In designing the browser in early 2008, IE8's development team, led by manager Dean Hachamovitch, wanted to implement new privacy features that would limit third parties from easily tracking mouse clicks and other user activity, according to the Journal. The effort was seen as an attempt to distinguish Internet Explorer from up-and-coming rivals like Firefox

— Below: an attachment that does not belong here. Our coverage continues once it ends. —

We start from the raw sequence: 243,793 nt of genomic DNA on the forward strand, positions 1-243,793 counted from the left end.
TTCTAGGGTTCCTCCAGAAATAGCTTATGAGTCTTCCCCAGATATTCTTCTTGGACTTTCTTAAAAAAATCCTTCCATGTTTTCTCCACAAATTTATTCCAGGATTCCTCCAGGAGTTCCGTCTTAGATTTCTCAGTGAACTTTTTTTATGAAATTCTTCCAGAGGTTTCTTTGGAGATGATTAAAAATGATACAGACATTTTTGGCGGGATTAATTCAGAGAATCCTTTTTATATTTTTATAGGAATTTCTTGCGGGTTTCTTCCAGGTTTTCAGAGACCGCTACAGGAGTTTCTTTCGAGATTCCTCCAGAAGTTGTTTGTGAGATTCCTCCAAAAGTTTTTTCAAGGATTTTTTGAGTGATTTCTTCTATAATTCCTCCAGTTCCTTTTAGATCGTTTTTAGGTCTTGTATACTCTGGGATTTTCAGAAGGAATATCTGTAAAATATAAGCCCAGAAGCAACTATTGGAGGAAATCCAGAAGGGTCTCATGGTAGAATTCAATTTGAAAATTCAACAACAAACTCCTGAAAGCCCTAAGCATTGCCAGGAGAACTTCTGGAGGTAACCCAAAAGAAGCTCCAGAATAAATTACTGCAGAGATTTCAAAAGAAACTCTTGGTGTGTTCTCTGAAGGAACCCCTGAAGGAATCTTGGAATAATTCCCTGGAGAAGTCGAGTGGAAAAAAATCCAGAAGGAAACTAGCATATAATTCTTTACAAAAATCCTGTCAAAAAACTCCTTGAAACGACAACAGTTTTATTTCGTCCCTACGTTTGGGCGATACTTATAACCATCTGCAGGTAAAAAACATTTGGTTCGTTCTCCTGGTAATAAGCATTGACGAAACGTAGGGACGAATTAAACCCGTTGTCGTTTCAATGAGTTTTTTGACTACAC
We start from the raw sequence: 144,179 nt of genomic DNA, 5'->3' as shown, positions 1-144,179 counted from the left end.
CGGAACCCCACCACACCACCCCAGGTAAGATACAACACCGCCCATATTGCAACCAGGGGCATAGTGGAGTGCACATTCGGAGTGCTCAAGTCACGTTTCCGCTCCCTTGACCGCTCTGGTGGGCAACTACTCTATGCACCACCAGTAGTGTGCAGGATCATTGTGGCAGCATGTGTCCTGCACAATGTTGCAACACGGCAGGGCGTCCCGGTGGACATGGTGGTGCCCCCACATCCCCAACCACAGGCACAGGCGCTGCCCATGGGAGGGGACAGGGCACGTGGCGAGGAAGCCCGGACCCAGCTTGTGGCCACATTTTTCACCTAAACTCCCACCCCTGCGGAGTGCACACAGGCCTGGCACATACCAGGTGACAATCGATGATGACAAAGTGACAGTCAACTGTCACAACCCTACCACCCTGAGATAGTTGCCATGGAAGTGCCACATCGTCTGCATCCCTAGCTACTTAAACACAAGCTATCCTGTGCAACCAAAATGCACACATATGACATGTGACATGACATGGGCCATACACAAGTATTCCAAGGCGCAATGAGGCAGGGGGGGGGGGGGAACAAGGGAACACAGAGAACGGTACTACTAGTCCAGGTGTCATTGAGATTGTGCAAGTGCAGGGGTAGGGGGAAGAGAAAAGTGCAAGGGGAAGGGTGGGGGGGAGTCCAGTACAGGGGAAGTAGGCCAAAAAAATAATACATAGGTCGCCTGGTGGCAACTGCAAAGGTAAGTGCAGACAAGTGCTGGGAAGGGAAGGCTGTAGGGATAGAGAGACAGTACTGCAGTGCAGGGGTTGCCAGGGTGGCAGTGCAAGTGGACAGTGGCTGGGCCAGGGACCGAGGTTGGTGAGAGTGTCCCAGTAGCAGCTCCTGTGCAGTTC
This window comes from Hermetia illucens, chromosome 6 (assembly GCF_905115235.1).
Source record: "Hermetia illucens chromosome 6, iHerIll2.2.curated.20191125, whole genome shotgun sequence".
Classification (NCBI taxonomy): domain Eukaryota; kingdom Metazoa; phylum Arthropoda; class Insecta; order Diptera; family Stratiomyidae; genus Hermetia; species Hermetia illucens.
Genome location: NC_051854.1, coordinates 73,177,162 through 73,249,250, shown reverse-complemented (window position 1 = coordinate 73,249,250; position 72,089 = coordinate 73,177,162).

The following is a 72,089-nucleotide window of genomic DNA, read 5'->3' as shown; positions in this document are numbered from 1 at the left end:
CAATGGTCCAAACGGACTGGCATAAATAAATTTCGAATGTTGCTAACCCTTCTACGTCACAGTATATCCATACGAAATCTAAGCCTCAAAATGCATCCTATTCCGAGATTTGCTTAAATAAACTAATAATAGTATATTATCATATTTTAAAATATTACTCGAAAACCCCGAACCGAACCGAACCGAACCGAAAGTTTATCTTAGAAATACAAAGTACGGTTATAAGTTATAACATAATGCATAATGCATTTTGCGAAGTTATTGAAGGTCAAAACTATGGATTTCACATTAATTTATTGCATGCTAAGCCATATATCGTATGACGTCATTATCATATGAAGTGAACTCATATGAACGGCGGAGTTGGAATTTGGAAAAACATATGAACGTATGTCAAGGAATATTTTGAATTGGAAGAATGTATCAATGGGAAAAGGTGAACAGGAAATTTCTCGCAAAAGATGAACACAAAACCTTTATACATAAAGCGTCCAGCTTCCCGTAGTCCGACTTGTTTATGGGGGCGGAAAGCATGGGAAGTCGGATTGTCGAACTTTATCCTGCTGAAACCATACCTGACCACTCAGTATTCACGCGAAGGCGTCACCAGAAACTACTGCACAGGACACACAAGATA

, which had gradually been grabbing more of IE's market share.
But the best laid plans of the IE team quickly ran into a brick wall. Executives at Microsoft's ad business argued that the tighter privacy would hinder the tracking needed for online advertising at a time when the company was ramping up to sell online ads after its $6 billion purchase of Web ad vendor Aquantive